Images distributed in this way may also be picked up by pornographers
and could be used to blackmail the subject. Originators could be charged with
making child pornography, and the person receiving it with the e-crime of
disseminating that material.
Under proposed changes to the Sex Discrimination Act to be
introduced by the Australian government, young people who have experienced
cyberbullying and online sexual harassment will be given legal protection, and
victims under the age of 16 allowed to use sexual harassment laws to pursue
The Victorian Office of the Child Safety Commissioner added that:
We support strong and effective sanctions against adults who
produce and distribute child pornography or otherwise use technology to groom
or abuse children. The more challenging issue for legislative and policy reform
is how to respond to children who engage in such behaviours.
The Commissioner would like to see consideration given to:
whether criminal sanctions are the most appropriate response
to such conduct, if so under what circumstances they should be used, and what
other options might be most effective.
Family Voice Australia argued that laws should be applied to the
possession of child pornography in the context of sexting, provided law
enforcement authorities had discretion to dissuade one-time offenders from
repeating the offence.
In Australia, 32 Victorian teenagers were charged with child pornography
offences resulting from sexting. Many young people are
unaware that sexting may be considered a criminal offence.
Sanctions against illegal or inappropriate content
The Australian Library and Information Association also called for more
funding to increase the effectiveness of policing of illegal material on the
Promotion of suicide
It is an offence to use a carriage service to access, transmit, make
available, publish or otherwise distribute material that:
counsels or incites committing or attempting to commit suicide;
promotes a particular method of committing suicide, or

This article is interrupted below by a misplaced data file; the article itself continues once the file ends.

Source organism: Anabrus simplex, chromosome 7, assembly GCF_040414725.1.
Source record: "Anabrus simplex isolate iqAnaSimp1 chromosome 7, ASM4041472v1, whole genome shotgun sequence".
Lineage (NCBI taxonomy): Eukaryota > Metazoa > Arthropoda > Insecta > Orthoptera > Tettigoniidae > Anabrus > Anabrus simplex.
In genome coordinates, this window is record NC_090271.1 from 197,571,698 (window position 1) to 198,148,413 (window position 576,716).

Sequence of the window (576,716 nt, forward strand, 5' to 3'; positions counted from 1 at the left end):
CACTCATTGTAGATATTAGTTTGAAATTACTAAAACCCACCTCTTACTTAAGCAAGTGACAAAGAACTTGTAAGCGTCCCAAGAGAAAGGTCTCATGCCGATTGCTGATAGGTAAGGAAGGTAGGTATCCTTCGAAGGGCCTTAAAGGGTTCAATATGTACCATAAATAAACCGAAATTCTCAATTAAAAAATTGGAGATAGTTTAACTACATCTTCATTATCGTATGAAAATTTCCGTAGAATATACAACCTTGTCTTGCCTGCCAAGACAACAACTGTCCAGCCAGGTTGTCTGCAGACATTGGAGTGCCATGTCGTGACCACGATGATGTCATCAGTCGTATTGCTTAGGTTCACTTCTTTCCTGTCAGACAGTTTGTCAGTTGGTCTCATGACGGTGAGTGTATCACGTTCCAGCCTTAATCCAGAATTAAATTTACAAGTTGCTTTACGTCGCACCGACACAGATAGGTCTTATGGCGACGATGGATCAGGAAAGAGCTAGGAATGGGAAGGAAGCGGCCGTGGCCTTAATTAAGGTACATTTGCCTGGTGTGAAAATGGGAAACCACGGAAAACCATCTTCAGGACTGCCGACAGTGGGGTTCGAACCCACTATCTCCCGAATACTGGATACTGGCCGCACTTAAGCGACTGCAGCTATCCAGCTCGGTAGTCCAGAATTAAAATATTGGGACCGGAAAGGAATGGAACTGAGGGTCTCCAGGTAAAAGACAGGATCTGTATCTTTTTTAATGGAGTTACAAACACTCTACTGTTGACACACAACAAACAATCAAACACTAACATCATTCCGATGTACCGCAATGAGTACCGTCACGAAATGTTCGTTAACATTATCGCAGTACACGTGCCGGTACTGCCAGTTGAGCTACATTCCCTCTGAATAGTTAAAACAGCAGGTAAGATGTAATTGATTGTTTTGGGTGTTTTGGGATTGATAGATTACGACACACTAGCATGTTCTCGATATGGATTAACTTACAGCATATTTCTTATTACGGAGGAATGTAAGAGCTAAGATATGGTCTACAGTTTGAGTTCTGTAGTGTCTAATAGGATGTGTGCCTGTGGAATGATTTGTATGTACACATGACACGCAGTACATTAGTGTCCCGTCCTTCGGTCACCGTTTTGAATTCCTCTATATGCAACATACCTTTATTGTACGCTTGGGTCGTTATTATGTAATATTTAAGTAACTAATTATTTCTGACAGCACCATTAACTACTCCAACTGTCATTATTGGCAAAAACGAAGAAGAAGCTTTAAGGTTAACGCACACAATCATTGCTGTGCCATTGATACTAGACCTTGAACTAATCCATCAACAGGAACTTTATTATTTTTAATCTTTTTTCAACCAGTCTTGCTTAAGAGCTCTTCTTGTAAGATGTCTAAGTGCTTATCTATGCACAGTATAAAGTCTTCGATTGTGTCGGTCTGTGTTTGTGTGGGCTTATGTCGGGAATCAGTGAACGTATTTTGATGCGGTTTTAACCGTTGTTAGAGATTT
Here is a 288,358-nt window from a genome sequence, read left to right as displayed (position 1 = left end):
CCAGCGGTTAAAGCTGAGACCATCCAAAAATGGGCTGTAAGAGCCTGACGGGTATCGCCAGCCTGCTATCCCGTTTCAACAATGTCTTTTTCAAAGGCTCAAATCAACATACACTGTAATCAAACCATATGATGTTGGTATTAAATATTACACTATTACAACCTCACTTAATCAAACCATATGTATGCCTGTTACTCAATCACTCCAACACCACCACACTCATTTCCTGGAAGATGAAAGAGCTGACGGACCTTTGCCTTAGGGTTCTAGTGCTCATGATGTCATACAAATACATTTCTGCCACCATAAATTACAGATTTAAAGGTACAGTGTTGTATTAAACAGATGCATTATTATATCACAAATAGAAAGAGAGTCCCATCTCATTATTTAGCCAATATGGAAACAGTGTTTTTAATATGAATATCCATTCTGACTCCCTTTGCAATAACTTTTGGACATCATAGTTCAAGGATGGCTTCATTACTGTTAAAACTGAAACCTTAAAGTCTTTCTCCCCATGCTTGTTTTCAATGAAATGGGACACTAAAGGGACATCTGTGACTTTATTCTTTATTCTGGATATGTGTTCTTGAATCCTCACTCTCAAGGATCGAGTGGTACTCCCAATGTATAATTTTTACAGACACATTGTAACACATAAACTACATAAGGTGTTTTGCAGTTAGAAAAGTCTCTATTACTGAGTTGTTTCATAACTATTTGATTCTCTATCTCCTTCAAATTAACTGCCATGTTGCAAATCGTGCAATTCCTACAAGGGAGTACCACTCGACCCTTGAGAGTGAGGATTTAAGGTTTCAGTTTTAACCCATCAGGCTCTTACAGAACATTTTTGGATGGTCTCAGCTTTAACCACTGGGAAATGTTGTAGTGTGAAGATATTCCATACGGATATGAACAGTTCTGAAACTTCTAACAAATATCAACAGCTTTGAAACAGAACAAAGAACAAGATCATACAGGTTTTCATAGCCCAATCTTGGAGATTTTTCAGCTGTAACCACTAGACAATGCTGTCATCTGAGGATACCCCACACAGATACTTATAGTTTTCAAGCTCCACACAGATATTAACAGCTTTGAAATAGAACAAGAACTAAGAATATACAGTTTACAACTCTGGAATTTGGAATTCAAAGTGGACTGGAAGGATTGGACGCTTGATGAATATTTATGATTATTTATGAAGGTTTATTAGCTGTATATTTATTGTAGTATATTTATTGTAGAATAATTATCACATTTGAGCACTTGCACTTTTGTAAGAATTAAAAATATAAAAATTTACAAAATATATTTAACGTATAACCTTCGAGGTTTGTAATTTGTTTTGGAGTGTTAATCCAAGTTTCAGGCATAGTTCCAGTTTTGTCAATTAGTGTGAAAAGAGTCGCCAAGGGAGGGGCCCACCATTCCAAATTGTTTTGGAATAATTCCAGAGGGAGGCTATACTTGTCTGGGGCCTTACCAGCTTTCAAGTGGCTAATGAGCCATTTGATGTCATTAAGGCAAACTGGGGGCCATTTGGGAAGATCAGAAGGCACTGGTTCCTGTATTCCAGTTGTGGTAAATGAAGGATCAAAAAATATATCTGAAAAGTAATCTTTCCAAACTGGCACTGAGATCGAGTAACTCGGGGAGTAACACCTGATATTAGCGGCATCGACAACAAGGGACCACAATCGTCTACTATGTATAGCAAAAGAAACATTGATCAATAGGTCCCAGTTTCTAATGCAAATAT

provides instruction on a particular method of committing
For the offence to be made out, the person must intend to use the
material to counsel or incite suicide, or for it to be used by another person
to counsel or incite committing or attempting to commit suicide.
A preparatory offence has been created if a person possesses, produces,
supplies or obtains suicide-related material with the intention that it be used
in committing an offence.
Breaches of privacy and identity theft
Recognition of the threats posed by identity crime has led to a number
of measures directed at preventing online identity crime through systematic
improvements to the national identity management system.
The centrepiece of this response is the National Identity Security
Strategy, endorsed by the Council of Australian Governments in 2005. This
Strategy is a cross-jurisdictional, whole-of-government approach which
emphasises the following six elements:
Development of a national document verification service to combat
the misuse of false and stolen identities;
Improving standards and procedures for enrolment and registration
for the issue of proof of identification documents;
Enhancing the security features on proof of identification documents
to reduce the risk of incidence of forgery;
Improving the accuracy of personal identity information held on
Enabling greater confidence in the authentication of individuals
using online services; and
Enhancing the national interoperability of biometric identity
These measures are intended to make it more difficult for criminals to
create new identities or incorporate fabricated or inaccurate information into
false identification credentials.
In March 2011, the Law and Justice Legislation Amendment (Identity
Crimes and Other Measures) Act 2011 (Cth) inserted three new identity
crimes into the Criminal Code:
- Dealing in
identification information with the intention of committing, or facilitating
the commission of a Commonwealth indictable offence;
- Possession of
identification information with the intention of committing, or facilitating
the commission of, conduct that constitutes the dealing offence; and
- Possession of
equipment to create identification documentation with the intention of
committing, or facilitating the commission of, conduct that constitutes the
That Act also contains measures to assist victims of identity crime,
allowing a person who has been the victim of identity crime to approach a
magistrate for a certificate to show they have had their identity information
misused. The certificate may assist victims of identity crime in negotiating
with financial institutions to remove fraudulent transactions, and other
organisations such as Australia Post, to clear up residual problems with
The Communications Law Centre commented that opportunities for criminal
acts in the online environment will continue to increase, as it becomes further
intertwined with the everyday lives of both adults and children/young people.
One of the biggest frustrations identified by some school principals is
the inability to trace cyber-bullying when bullying has an impact in a school.
Compounding this is the inability, even with police support, to have harmful
and inappropriate content removed from websites. This also has implications for